Sussex Wildlife Trust: Yew Tree

February 1st, 2021
The trees were planted as a symbol of everlasting life and a reminder of the Easter resurrection.
Palm Sunday commemorates Jesus’ famed donkey ride into Jerusalem. Recreating that palm-branch-strewn journey in Britain has been botanically challenging, since palm trees don’t grow in our climate. Instead, churches gathered sprigs of native yew to provide the ceremonial décor and in some areas, the Sunday before Easter became known as Yew Sunday. And that’s why every churchyard has a yew.

Well, actually the yew’s churchyard connection is because yews are evergreen and can miraculously regrow from a dead stump. The trees were planted as a symbol of everlasting life and a reminder of the Easter resurrection.

But, hold up; how come over 500 churchyard yews in England and Wales are older than their churches? It must mean that the yews themselves were pagan places of worship and the churches were built around them. Or they were planted on the graves of plague victims to purify the dead. Or it could be something to do with long bows. Or keeping the waiting congregation sheltered and dry each Sunday.

No-one seems sure where this association started but, whatever the reason, yews look right at home in churchyards. Dark, dense and unmoving they solemnly preside over the sad ceremonies held underneath their boughs and have seen generations come and go (but mostly go).

Yews themselves deliver death and every part of them is highly poisonous; their leaves, their bark, their seeds. Only the fleshy red arils around the toxic seeds are harmless, encouraging birds to feed on them and disperse the poisonous cargo within. Yet death itself does not seem to inconvenience the yew.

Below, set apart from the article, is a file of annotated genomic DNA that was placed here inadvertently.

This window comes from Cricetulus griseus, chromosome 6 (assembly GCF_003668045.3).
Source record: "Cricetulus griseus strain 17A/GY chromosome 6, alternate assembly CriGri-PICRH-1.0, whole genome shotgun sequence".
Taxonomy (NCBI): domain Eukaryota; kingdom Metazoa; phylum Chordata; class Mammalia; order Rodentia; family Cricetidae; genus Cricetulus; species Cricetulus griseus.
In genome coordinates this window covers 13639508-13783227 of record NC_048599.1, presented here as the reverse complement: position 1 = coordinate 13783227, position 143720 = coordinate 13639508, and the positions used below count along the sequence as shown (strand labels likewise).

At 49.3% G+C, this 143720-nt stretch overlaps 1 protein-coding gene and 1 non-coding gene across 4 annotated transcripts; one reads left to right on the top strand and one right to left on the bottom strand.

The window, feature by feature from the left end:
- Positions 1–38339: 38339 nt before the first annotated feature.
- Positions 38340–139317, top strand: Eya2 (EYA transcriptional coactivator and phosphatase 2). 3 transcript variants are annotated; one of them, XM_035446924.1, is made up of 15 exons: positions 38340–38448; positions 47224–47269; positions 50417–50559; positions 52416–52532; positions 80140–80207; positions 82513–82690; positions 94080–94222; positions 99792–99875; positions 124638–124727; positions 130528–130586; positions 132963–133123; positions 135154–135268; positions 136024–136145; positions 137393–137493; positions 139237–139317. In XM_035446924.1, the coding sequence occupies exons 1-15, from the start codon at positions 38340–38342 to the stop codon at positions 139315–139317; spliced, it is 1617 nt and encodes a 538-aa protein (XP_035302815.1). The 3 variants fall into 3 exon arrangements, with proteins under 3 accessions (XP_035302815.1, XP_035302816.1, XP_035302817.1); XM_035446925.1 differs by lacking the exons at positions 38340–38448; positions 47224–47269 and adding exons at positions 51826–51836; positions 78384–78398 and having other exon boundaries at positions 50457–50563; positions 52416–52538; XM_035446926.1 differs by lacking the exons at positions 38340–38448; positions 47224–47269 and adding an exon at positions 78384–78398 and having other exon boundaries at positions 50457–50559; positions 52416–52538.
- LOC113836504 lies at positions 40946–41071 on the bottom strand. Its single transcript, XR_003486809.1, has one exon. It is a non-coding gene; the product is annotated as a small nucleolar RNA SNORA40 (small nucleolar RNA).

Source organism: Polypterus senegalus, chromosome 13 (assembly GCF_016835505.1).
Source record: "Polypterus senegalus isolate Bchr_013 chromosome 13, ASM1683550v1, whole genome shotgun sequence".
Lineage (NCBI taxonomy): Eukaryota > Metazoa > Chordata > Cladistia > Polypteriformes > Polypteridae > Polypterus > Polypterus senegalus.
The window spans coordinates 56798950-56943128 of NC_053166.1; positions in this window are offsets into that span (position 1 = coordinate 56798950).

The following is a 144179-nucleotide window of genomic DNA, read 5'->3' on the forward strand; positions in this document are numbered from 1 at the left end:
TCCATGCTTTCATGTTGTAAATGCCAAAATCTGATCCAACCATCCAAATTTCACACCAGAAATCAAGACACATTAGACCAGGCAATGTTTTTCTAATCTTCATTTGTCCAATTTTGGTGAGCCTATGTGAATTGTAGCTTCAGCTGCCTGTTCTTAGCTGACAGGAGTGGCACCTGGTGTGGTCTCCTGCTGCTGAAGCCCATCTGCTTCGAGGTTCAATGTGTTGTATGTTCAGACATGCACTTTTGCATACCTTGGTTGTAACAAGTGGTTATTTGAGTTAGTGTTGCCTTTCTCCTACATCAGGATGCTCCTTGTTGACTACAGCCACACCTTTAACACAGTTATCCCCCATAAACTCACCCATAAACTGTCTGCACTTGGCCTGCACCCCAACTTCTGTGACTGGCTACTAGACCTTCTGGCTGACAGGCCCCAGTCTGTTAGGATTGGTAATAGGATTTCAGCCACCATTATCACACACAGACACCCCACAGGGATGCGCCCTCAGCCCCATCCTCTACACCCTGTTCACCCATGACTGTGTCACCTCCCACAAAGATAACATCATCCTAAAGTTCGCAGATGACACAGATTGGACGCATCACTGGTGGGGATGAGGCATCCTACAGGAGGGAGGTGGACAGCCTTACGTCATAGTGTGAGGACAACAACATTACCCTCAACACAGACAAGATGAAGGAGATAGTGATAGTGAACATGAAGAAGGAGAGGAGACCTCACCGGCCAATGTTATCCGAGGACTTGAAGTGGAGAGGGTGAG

Two rival British yews are advertised as the oldest living thing in Europe, at an alleged 5000 years old. Not many yews in Sussex can rival these great evergreen granddaddies.

Most of our whippersnappers are probably just a couple of hundred years old. The problem is it’s hard to accurately age a yew.

As they get older, their blood red heart-wood rots, leaving them hollow inside and without traditional growth rings. Its heart may no longer be in it but that won’t stop the yew from growing.

One of the oldest yews in Sussex can be found in Stedham churchyard near Midhurst. It’s estimated to be a mind-boggling 2,500 years old. Over in Wilmington, at the foot of the Long Man, a monstrous yew dominates the churchyard. At a reputed age of 1600 the tree is 600 years older than the church.

Supported by wooden props and straining against rusting chains, it’s as if a travelling circus is exhibiting an aging dinosaur.

It’s worth a visit to both these old timers. For me, standing in the shadow of a plant that is 40 times older than you is humbling and a reminder that for us mere humans, life is brief.

By Michael Blencowe: Learning & Engagement Officer, Sussex Wildlife Trust
Sussex Wildlife Trust is an independent registered charity caring for wildlife and habitats throughout Sussex. Founded in 1961, we rely on the support of our members to help protect our rich natural heritage. Please consider supporting our work. As a member you will be invited to join Michael Blencowe on our regular wildlife walks and also enjoy free events, discounts on wildlife courses, Wildlife magazine and our guide book: Discovering Wildlife in Sussex.
It’s easy to join online at: www.sussexwildlifetrust.org.uk/join or T: 01273 497532.

Ancient yew©Sussex Wildlife Trust.
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